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and i know post benghazi there's been an uptick in that. there are some four major embassies construction. can you talk about that and the overruns on those, for islamabad, london, singapore, i know these are billion-dollar plus installations now. we have to have stronger buffer zones or offsets. can you speak to that just a minute, please. >> sure. senator, you touched on one of the issues that's most important when we think about embassy construction. that's building facilities that are safe and secure for our personnel. and post the bombings in the '90s, we continually review and look at what our requirements are. in places where it's more dangerous to operate, those costs can be more expensive. islamabad would be an example. and where we have posts that house a lot of different agencies, we have different requirements to meet that. >> that's another question i'd like to dial into at some point. i think in singapore, there are
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19 different government agencies with offices and personnel over there. i'd love to know the purpose of those. that may not be your purview, but at some point over the next few months, i'd loof to see what those areas of responsibilities are. >> we'd be pleased to do that for you, senator, at any of our posts. when you travel to our posts and sit with the country team, you get a flavor for which of the different opportunities having our agencies there makes sense, but it is expensive -- >> are you experiencing serious overruns? that's what i was going for. >> i think it depends on a case by case basis. i wouldn't say in general. sometimes we go out, bid, come under budget. in other cases, the costs are in excess of what we projected. so it depends. but we could provide you with our most recent set of construction plans and budgets and provide some additional -- >> i don't need to see the plans. i trust you on that, but the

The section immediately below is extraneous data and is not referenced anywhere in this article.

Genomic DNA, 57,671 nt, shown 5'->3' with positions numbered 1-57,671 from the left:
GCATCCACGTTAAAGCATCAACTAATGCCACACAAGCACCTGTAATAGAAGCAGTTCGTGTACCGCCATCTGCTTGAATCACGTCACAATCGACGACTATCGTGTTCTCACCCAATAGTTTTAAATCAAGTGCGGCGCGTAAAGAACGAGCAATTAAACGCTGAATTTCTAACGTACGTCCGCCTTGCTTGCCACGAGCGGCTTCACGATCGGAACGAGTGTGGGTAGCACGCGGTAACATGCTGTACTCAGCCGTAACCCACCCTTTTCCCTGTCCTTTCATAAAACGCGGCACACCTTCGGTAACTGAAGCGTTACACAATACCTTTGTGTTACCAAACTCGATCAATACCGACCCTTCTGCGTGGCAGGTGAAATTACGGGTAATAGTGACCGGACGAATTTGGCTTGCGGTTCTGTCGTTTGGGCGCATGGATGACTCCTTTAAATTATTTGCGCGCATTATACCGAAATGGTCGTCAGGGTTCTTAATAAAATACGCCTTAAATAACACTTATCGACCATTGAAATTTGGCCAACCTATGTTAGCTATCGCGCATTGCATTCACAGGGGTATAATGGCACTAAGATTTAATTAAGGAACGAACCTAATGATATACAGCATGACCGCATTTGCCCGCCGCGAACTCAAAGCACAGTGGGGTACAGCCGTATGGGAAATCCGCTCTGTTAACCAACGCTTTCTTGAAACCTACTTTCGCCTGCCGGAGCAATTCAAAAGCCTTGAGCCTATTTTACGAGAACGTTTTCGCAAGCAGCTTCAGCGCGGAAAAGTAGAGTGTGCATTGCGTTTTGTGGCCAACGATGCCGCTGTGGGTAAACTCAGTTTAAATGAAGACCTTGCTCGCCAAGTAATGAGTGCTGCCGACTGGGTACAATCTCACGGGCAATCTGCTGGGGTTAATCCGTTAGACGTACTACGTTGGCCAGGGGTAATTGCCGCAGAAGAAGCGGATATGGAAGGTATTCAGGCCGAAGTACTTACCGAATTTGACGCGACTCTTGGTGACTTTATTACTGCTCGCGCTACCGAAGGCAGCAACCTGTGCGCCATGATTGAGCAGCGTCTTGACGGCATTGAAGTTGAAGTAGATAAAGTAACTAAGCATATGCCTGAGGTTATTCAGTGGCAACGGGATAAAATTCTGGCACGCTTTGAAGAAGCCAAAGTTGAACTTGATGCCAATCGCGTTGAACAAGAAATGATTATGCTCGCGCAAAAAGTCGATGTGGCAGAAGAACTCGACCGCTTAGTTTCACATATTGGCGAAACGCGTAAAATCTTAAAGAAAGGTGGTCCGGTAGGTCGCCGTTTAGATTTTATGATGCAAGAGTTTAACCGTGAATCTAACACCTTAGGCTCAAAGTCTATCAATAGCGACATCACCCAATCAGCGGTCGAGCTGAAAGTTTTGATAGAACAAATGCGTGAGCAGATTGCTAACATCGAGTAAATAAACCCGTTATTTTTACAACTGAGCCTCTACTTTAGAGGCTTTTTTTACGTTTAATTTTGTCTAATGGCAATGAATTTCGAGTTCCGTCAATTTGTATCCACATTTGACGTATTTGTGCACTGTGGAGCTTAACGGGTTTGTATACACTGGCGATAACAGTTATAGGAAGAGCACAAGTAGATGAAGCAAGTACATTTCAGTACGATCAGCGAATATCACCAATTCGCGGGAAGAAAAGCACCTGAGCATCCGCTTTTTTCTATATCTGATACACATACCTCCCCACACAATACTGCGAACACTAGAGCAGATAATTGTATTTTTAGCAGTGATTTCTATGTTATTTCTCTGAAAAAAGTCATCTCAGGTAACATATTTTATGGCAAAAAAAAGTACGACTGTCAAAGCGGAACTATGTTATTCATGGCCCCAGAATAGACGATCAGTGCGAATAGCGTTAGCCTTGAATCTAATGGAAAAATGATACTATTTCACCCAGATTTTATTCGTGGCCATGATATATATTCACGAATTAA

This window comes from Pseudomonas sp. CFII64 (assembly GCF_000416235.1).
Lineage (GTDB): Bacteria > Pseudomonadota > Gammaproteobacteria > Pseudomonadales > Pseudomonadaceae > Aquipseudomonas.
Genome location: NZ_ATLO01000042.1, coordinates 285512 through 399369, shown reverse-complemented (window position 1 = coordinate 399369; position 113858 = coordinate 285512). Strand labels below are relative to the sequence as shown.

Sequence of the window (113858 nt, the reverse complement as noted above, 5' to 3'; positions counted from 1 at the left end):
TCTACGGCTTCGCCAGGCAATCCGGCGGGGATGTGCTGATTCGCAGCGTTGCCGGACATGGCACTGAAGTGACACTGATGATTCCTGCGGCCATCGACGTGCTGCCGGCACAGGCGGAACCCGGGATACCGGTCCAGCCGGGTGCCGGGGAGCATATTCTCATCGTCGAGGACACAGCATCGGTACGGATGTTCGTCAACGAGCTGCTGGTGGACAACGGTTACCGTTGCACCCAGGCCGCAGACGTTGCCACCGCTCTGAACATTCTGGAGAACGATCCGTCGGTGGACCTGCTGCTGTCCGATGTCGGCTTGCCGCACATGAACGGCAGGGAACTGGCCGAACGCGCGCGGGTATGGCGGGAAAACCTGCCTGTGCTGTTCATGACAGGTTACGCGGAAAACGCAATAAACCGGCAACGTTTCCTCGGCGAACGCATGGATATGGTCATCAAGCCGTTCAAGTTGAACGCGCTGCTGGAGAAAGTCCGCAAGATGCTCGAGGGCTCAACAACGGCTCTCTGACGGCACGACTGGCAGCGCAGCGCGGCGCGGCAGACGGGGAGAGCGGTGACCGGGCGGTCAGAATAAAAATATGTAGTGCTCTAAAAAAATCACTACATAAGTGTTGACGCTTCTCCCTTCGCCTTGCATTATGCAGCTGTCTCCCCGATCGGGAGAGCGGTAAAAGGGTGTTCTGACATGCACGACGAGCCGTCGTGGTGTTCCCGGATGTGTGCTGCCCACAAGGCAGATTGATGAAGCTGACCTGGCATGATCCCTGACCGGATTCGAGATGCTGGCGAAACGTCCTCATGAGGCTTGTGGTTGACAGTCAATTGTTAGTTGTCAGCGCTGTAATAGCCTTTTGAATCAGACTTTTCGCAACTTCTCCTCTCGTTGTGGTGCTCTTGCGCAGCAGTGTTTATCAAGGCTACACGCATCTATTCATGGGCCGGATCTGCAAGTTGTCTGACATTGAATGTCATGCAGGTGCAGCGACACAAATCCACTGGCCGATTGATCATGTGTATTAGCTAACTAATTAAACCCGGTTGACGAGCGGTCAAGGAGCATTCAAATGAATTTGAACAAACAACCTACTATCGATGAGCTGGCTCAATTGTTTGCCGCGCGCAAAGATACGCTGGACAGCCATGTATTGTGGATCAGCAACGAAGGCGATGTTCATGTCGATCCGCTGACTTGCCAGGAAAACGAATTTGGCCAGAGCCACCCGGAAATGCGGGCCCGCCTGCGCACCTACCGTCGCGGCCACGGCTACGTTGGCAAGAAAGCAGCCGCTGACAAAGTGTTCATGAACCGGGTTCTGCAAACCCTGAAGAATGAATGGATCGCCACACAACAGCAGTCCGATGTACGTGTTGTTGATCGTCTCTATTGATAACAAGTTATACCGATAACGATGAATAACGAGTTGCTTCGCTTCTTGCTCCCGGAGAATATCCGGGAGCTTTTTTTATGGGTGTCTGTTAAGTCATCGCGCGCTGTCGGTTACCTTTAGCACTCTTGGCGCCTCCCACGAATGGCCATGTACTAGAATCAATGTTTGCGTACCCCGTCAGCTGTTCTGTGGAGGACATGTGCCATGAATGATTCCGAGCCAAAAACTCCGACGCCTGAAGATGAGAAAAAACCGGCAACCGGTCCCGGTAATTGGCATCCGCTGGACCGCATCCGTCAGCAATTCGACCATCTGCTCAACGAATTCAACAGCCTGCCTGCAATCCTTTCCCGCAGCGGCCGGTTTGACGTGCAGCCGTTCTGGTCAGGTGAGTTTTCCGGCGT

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numbers -- >> i meant budget plans. >> thank you. >> senator murphy? >> thank you very much, mr. chairman. thank you for being here, once again. i appreciate senator perdue's conversation about what we can afford to do within the limited resources we have to spend. listen, i would pose the opposite question. i think we have to ask our question, how we can afford not to make these investments, especially when you put u.s. foreign aid, international development funding in the context of what our competitor nations are spending themselves. over the last ten years alone, the chinese have increased their foreign aid by a factor of seven at a time when our foreign aid has been largely flat. we are looking at a budget that is frankly $2 billion less than fy-'10 enacted numbers. the chinese have increased their